- Academic success: As noted earlier, social-emotional and behavioral competence is strongly correlated with academic achievement. Students who have well-developed social-emotional and behavioral skills are better able to manage their emotions, focus on learning, and have positive interactions with teachers and peers, all of which contribute to academic success.
- Positive relationships: Social-emotional and behavioral competence is essential for building positive relationships with others. Students who have strong social-emotional and behavioral skills are better able to communicate effectively, resolve conflicts, and collaborate with others, which leads to positive social interactions and the development of healthy relationships.
- Mental health: Social-emotional and behavioral competence is closely tied to mental health and well-being. Students who have well-developed social-emotional and behavioral skills are better able to cope with stress, manage their emotions, and maintain positive relationships, all of which contribute to positive mental health outcomes.
- Life success: Social-emotional behavioral competence is essential for success in all areas of life, including relationships, work, and community involvement. Students who have strong social-emotional and behavioral skills are better equipped to navigate the challenges of life, make positive choices, and achieve their goals.
For these reasons, educators and caregivers must support the development of these skills in children and youth to help them reach their full potential.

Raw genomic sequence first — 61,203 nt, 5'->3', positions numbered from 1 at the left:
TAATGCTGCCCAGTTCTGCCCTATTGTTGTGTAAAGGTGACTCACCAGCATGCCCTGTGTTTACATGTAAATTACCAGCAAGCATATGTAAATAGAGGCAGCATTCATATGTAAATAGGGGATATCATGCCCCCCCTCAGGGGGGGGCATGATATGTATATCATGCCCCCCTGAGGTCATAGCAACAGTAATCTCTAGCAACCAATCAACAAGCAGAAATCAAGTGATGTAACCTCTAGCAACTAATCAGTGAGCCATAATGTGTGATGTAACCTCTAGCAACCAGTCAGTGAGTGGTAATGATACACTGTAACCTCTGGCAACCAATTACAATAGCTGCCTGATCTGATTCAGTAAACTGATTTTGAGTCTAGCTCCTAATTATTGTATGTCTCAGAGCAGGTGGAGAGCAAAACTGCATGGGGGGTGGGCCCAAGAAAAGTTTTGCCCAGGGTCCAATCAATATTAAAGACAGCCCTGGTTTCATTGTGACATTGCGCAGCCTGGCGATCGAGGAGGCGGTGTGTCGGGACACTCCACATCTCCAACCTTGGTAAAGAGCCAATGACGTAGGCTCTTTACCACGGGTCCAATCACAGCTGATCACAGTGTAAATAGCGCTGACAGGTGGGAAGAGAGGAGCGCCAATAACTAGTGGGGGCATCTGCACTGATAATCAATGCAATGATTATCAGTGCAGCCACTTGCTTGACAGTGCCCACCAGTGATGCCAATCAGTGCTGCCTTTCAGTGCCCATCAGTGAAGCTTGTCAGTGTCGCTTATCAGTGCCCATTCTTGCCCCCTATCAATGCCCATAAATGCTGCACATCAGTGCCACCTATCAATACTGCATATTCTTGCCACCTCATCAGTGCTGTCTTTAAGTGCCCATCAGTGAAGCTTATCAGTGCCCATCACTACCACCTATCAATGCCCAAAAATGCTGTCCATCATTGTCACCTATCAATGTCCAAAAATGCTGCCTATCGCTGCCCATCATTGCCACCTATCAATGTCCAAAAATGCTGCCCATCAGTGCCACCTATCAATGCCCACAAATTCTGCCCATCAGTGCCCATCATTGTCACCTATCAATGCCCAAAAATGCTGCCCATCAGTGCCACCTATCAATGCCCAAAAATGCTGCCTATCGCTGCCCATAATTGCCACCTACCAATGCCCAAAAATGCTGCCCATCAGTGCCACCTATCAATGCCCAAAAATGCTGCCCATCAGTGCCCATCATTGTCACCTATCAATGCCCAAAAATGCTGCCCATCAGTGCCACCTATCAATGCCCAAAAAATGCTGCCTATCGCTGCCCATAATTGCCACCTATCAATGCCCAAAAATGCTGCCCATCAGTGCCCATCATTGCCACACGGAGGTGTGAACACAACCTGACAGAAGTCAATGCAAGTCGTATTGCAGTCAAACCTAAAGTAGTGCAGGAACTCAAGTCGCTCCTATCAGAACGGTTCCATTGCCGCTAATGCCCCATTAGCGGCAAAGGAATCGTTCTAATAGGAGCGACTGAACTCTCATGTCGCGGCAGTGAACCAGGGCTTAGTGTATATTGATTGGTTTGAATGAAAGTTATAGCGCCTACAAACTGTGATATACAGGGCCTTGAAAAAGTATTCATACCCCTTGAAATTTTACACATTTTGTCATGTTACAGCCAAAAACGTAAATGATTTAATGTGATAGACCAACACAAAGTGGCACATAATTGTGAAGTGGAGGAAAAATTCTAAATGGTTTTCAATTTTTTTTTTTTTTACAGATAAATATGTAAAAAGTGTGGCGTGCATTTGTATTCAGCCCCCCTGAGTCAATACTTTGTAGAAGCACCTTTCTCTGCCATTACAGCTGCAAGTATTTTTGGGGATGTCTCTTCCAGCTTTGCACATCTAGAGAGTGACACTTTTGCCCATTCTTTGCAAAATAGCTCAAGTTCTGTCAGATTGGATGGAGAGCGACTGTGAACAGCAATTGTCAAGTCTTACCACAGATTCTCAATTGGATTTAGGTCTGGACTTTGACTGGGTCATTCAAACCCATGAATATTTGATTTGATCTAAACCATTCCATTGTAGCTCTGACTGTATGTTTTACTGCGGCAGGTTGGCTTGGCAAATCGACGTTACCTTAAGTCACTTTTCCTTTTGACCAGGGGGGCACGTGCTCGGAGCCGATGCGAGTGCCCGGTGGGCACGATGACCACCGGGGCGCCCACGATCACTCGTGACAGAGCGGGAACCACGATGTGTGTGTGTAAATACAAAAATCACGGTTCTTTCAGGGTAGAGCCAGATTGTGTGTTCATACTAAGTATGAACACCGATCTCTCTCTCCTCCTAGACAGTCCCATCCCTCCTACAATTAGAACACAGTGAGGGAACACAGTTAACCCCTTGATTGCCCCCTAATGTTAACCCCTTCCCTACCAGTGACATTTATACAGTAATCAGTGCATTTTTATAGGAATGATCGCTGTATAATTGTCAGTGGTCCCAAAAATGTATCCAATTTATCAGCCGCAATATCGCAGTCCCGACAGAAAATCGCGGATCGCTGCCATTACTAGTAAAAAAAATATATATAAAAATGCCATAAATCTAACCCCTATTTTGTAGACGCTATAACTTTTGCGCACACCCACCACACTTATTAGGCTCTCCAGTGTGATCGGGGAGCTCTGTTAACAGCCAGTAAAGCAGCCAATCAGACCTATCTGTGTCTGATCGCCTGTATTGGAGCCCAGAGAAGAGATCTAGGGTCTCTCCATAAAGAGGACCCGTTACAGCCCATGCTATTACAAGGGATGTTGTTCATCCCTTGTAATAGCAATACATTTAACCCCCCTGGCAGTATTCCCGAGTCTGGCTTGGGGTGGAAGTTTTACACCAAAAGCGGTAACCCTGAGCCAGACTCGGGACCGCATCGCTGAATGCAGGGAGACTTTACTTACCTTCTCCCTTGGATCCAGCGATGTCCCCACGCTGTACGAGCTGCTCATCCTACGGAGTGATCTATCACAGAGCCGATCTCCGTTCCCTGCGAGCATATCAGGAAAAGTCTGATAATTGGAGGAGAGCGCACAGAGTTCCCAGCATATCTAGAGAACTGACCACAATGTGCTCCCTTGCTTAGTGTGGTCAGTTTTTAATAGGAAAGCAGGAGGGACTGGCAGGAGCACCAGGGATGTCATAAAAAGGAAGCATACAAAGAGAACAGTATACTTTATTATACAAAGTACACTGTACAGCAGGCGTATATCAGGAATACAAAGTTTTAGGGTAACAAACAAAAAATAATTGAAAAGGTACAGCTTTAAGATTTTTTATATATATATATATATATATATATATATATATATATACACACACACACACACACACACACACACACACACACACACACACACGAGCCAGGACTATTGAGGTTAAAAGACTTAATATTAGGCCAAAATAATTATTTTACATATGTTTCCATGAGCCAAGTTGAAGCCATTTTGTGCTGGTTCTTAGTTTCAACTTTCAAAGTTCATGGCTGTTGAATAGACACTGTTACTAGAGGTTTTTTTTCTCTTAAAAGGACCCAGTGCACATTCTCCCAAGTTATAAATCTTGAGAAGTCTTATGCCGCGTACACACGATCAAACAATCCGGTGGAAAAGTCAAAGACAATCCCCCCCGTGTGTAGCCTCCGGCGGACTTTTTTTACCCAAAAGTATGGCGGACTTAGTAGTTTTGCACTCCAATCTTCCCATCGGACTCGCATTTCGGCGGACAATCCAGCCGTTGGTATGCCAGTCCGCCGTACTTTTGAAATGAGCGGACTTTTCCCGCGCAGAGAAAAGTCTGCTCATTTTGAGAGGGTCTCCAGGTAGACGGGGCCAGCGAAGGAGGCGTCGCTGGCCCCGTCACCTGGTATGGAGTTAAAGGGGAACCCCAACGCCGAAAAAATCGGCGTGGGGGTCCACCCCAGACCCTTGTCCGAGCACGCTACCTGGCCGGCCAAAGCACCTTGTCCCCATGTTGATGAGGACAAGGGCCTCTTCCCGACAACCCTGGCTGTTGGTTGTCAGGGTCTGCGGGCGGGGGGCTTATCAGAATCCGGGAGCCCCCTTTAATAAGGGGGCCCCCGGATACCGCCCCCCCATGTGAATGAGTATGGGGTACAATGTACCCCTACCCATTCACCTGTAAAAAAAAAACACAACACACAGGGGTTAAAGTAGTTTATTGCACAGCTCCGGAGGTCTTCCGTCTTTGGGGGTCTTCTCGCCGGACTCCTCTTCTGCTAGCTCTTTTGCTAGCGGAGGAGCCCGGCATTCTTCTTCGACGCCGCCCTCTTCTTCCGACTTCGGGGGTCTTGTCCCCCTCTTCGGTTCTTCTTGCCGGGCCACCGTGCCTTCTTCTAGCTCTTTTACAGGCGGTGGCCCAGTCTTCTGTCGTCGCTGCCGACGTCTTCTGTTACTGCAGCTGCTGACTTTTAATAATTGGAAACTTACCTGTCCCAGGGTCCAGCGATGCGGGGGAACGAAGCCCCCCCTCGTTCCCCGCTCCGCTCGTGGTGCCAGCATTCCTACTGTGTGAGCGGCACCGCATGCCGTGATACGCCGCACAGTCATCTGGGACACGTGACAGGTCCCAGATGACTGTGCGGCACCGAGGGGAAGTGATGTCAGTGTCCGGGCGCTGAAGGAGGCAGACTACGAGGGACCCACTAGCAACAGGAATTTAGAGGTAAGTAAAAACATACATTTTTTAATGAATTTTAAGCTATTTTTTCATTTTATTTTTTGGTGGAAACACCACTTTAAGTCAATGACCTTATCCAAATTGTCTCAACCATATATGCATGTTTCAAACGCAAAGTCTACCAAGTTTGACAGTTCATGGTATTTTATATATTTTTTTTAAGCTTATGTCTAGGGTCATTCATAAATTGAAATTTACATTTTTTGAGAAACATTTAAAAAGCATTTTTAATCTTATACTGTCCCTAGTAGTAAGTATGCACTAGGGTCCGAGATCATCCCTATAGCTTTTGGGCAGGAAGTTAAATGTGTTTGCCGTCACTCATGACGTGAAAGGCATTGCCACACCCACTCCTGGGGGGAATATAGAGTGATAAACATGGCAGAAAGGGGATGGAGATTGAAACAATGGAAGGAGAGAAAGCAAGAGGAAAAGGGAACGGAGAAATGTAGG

How long does it take for children to develop social-emotional skills?
The development of social-emotional skills is a gradual process that occurs throughout childhood and adolescence. It is difficult to give a specific timeline for the development of these skills because it can vary widely from child to child and depends on factors such as:
- Individual temperament
- Life experiences
- Environmental factors
That being said, research suggests that children begin to develop social-emotional skills in the first year of life and continue to develop and refine these skills throughout childhood and adolescence. For example, infants start to develop the ability to recognize and respond to facial expressions and emotions, while toddlers begin to develop empathy and emotional regulation skills.
By preschool age, most children have developed the ability to recognize and label emotions and can use language to express their own emotions. During the elementary school years, children continue to develop their social-emotional skills, such as empathy, perspective-taking, and problem-solving.
During adolescence, social-emotional development shifts to focus on identity formation, peer relationships, and the development of more complex emotional regulation skills. However, adolescents are also more likely to experience social-emotional challenges, such as depression, anxiety, and social isolation.
While the timeline for the development of these skills can vary widely, it is important to provide children and youth with opportunities to develop and practice their social-emotional skills throughout childhood and adolescence.
Renaissance: Providing social-emotional behavior screening and whole child data
At Renaissance, we understand the importance of pinpointing students’ SEB needs while also understanding the effectiveness of your district’s SEL programming. For this reason, we’re proud to offer the Social, Academic, & Emotional Behavior Risk Screener (SAEBRS) for K–12 students.
SAEBRS is the only universal screener for SEB that has been demonstrated to meet the psychometric criteria established by the National Center on Intensive Intervention for convincing evidence of reliability, validity, and diagnostic accuracy.
To learn more about SAEBRS and other Renaissance solutions to support your students’ academic and social-emotional behavior success, connect with an expert today.